New or Used





Before you even get started on this question, there is one concept that you should be aware of.  The largest cost of vehicle ownership is value depreciation, and the really evil part of this cost is that you do not have to pay it until you are selling the vehicle or trading it in.  It is absolutely critical that you look at what a two year older version of the vehicle is valued at on the used market (that is, its wholesale or trade in value) before you plunk down your hard earned dollars to buy it.  Many new and used vehicles will lose fully half of their value within two years or less.  That includes cheap vehicles as well as expensive vehicles.  This means that the car you buy will be worth far less than what you owe on the car loan, and you will have to add thousands of dollars to the selling price of the vehicle to pay off the loan.  This condition is called being "upside down" on the loan.


Some dealers will advertize that they will put you into a new vehicle even if you are upside down on the loan, but what they are really doing is adding the difference between the vehicle's value and what you owe to the new loan.  This does nothing but put you deeper in debt.


Sooner or later you will have to either pay the money or face the financial consequences.  The consequences include having to pay very high interest rates and exhorbitant fees to get future loans from "special finance" companies.  The end result of that is that you will be paying around double the vehicle's value for future vehicles.  That's not good.  Used car dealers (including used car sales at new car dealerships) are only too happy to arrange special financing because it provides very high profits for them and the buyers are the ones who provide that high profit.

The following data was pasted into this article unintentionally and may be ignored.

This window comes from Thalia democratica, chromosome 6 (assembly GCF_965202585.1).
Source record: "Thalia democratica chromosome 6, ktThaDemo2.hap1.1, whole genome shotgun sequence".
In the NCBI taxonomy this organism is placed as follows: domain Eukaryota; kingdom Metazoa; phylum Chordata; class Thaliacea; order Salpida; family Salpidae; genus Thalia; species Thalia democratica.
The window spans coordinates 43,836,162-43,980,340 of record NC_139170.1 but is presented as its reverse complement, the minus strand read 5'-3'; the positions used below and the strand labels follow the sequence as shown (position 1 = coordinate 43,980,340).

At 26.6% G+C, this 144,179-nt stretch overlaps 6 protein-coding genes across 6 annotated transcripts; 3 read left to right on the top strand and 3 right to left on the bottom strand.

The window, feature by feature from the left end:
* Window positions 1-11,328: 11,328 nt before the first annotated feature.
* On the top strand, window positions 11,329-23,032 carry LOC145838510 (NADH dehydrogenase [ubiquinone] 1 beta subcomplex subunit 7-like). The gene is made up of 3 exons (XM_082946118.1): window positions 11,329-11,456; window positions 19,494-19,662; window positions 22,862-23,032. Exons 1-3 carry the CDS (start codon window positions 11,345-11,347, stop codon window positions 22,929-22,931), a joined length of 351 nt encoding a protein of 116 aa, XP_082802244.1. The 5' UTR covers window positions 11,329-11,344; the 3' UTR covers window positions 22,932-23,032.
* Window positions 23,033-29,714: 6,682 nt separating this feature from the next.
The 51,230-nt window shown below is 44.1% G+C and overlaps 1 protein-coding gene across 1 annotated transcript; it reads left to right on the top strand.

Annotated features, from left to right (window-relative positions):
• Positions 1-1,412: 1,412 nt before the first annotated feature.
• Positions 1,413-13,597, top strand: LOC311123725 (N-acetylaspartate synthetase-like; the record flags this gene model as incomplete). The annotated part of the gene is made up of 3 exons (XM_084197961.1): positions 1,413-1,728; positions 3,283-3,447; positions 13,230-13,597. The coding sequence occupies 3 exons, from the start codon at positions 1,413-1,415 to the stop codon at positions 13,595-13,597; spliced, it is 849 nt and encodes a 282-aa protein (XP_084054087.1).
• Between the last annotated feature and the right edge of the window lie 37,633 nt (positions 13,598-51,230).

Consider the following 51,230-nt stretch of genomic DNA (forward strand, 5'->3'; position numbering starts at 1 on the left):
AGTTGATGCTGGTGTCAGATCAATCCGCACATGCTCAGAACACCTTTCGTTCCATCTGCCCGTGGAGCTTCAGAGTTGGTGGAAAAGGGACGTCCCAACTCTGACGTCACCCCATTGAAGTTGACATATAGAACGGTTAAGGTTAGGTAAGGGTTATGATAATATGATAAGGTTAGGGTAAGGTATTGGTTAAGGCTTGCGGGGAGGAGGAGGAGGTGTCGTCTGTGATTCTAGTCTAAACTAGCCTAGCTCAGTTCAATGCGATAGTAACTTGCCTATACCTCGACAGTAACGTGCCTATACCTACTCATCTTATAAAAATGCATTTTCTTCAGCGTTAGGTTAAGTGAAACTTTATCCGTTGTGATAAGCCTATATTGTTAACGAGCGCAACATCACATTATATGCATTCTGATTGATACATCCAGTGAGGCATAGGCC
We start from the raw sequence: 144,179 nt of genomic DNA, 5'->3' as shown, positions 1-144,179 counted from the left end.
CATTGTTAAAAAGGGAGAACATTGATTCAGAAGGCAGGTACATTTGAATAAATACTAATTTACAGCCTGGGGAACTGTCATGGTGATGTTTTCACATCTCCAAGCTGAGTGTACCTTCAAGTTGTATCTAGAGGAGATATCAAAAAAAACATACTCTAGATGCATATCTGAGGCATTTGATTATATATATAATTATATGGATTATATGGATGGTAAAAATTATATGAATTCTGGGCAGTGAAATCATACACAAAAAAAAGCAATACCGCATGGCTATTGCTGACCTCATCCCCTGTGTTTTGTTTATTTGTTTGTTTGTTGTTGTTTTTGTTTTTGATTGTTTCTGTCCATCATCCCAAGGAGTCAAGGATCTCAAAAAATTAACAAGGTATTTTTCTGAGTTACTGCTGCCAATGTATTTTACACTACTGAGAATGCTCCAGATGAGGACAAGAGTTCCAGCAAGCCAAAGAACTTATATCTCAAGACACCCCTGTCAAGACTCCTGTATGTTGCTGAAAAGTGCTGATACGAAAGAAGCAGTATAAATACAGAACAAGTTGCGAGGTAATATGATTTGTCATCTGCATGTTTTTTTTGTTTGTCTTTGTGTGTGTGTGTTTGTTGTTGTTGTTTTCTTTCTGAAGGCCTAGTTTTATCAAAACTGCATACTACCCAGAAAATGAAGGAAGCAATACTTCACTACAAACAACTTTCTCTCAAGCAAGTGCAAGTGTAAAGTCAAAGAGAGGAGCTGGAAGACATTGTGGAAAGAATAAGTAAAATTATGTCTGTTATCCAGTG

When some salesman tells you that he can put you in a vehicle that you know that you should not be able to afford, be wary.  He can put you in the car, but getting out of that car will be very difficult.


To decide on new or used, you should start by asking yourself three questions:


  1. How long will you keep the vehicle?  Vehicles depreciate the most in the early part of their life cycle.  If you buy new vehicles and keep each vehicle for only one or two years, you will be eaten alive by that depreciation unless you are a very tough negotiator, and you sell your own vehicle rather than trading it in.  In this case, it would be more financially prudent to buy used, especially if you put a lot of miles on the vehicle.  On the other hand, if you keep a vehicle forever, and you spend the effort to maintain and protect it, the initial depreciation will not affect you.  Buy new.  If you trade every couple years and do not drive much, or if the vehicle is a business expense, consider a lease.


  1. Are you a good judge of used vehicles?  This is more a question of where you should buy.  If you can judge a vehicle or person, you can buy a used vehicle from an individual.  The question is not whether the individual is a “nice guy”.  It’s whether he/she knows how to take care of his vehicle and whether he/she, in fact, did.  If you cannot judge vehicles or people, buy your used vehicle from a reputable new vehicle dealer.  They have to stand behind what they sell.  Individuals do not.  When you buy from an individual, once you sign the papers, the vehicle is your, uh, problem.  In either case, take the prospective vehicle to a mechanic you know or to a (different) new vehicle dealership for that model vehicle, and have the vehicle thoroughly examined for mechanical condition as well as for body repairs.  The new trend at new car dealers is to "certify" used vehicles.  These vehicles are offered at higher prices, but they come with a warranty from that specific dealer or that type of dealer (Honda, Ford, Lexus, etc).